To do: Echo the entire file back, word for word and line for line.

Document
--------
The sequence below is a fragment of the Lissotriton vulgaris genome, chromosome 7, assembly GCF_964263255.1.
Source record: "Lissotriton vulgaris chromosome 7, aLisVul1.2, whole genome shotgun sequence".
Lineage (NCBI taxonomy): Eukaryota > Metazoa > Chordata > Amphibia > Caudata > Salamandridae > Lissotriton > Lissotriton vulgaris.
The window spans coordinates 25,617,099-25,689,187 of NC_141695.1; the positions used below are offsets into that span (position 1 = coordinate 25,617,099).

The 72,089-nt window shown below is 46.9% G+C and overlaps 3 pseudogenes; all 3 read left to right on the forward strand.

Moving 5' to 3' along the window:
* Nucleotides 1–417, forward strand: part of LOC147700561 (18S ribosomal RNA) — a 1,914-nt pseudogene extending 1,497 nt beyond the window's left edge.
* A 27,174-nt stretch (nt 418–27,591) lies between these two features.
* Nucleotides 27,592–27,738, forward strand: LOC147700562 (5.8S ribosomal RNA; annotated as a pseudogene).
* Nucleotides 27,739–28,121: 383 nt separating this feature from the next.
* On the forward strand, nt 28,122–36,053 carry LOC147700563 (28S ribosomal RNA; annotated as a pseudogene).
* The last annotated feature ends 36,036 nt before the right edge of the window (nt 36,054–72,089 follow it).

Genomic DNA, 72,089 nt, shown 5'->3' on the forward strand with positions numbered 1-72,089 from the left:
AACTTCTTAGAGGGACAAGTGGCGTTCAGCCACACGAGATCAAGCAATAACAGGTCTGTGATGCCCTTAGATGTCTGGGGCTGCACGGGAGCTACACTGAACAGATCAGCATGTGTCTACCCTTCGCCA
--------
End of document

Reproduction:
The sequence below is a fragment of the Lissotriton vulgaris genome, chromosome 7, assembly GCF_964263255.1.
Source record: "Lissotriton vulgaris chromosome 7, aLisVul1.2, whole genome shotgun sequence".
Lineage (NCBI taxonomy): Eukaryota > Metazoa > Chordata > Amphibia > Caudata > Salamandridae > Lissotriton > Lissotriton vulgaris.
The window spans coordinates 25,617,099-25,689,187 of NC_141695.1; the positions used below are offsets into that span (position 1 = coordinate 25,617,099).

The 72,089-nt window shown below is 46.9% G+C and overlaps 3 pseudogenes; all 3 read left to right on the forward strand.

Moving 5' to 3' along the window:
* Nucleotides 1–417, forward strand: part of LOC147700561 (18S ribosomal RNA) — a 1,914-nt pseudogene extending 1,497 nt beyond the window's left edge.
* A 27,174-nt stretch (nt 418–27,591) lies between these two features.
* Nucleotides 27,592–27,738, forward strand: LOC147700562 (5.8S ribosomal RNA; annotated as a pseudogene).
* Nucleotides 27,739–28,121: 383 nt separating this feature from the next.
* On the forward strand, nt 28,122–36,053 carry LOC147700563 (28S ribosomal RNA; annotated as a pseudogene).
* The last annotated feature ends 36,036 nt before the right edge of the window (nt 36,054–72,089 follow it).

Genomic DNA, 72,089 nt, shown 5'->3' on the forward strand with positions numbered 1-72,089 from the left:
AACTTCTTAGAGGGACAAGTGGCGTTCAGCCACACGAGATCAAGCAATAACAGGTCTGTGATGCCCTTAGATGTCTGGGGCTGCACGGGAGCTACACTGAACAGATCAGCATGTGTCTACCCTTCGCCA